Joan Jump for

5 #8

Glamour (South Africa) - - Glamour Goddess -

ou don’t reach Joan Smalls’ lev­els of su­per­mod­el­dom by just show­ing up and hop­ing for the best. Ac­tu­ally, the Joan Smalls way is to set goals – big goals – and go for them.

“Even when I was hear­ing no, no, no… I wanted to prove them wrong,” the 28 year old re­calls of her early mod­el­ling days, when she felt stuck do­ing cat­a­logues. “I was maybe 20, 21, and re­ally frus­trated with how things were go­ing. I knew some­thing re­quired a change.”

So the Puerto Rico-born Joan sat down and wrote a de­tailed and fairly am­bi­tious to- do list: get shot by Mario Testino, walk in the Vic­to­ria’s Se­cret Fash­ion Show and be Estée Lauder’s first Latina spokes­woman. Check. Check. Check. And on her CV since then? She’s played muse to Givenchy’s Ric­cardo Tisci, be­come a reg­u­lar in the Bal­main army and made a par­tic­u­larly badass cameo in Bey­oncé’s ‘ Yoncé’ video.

How ex­actly does she make all of that hap­pen? Joan gives the back­story on her goals strat­egy.

GLAM­OUR You’re a doer. How did you jump-start your ca­reer? JOAN Ini­tially, that meant find­ing a new agent; I needed some­one who be­lieved in me like I be­lieved in my­self. I had a game plan: make sure to get an ex­clu­sive. Shoot with this pho­tog­ra­pher. Go to events. Be so­cial. But also be­ing black and His­panic, you have so much to prove to your­self and your fam­ily and ev­ery­body back home. I wanted to prove to peo­ple that it doesn’t mat­ter if you come from a small lit­tle is­land, you can still make it in this in­dus­try. Did you al­ways feel con­fi­dent, or did that come later? Back home, I had al­ways been com­fort­able around peo­ple. I was the trou­ble­maker, al­ways be­ing funny – that’s just who I am. I’m Latina; I’ve al­ways had that ex­tra lit­tle flavour. But when I came to New York, it be­came about be­ing com­fort­able with my­self in a place where I didn’t know many peo­ple, and that was the big chal­lenge. Ul­ti­mately, my per­son­al­ity helped me build re­la­tion­ships with the peo­ple I was work­ing with, and I was able to stand out. You’ve be­come pretty good at lin­ing up your ca­reer goals and mak­ing them hap­pen. Were there any you knew to pull the plug on early? I re­mem­ber one. When I first started out, I wanted to be the face of a box of hair colour. I thought that would be so cool. That kind of phased out. Stay­ing fo­cused has clearly paid off. Mod­els.com ranks you as one of the Money Girls (one of the in­dus­try’s high­est earn­ers). What feels most im­por­tant to you now? Break­ing bar­ri­ers when it comes to mod­el­ling. I think that there’s only so much run­way I can do, there are only so many cov­ers I can do – which I love – but it’s also about do­ing things that haven’t been done. Like what? I’d like to see more beauty cam­paigns for girls who are mixed Latina and black. And if I’m in them, that’s great, but over­all, there’s a scarcity there. Com­pa­nies need to be more mind­ful of the world we live in and who their con­sumer is.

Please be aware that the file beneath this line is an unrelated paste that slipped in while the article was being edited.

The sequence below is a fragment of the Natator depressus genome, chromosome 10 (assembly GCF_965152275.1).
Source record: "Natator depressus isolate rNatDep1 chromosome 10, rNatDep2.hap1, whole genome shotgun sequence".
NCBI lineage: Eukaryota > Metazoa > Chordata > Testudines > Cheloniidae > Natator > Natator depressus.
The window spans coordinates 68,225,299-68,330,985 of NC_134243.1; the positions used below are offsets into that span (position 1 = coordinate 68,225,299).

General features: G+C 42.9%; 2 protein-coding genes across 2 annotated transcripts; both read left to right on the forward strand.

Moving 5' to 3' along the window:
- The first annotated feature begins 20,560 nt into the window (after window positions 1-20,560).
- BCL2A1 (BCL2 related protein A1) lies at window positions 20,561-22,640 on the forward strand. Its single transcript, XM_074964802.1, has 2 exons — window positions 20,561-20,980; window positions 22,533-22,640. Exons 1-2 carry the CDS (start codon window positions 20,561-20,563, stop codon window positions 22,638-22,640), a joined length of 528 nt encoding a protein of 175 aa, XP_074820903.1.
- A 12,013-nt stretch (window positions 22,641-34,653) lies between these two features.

Her height, mak­ing her taller than Naomi Camp­bell (1.75m). Amount of years she’s been with Estée Lauder as the first Latina signed to a world­wide cam­paign for the brand.

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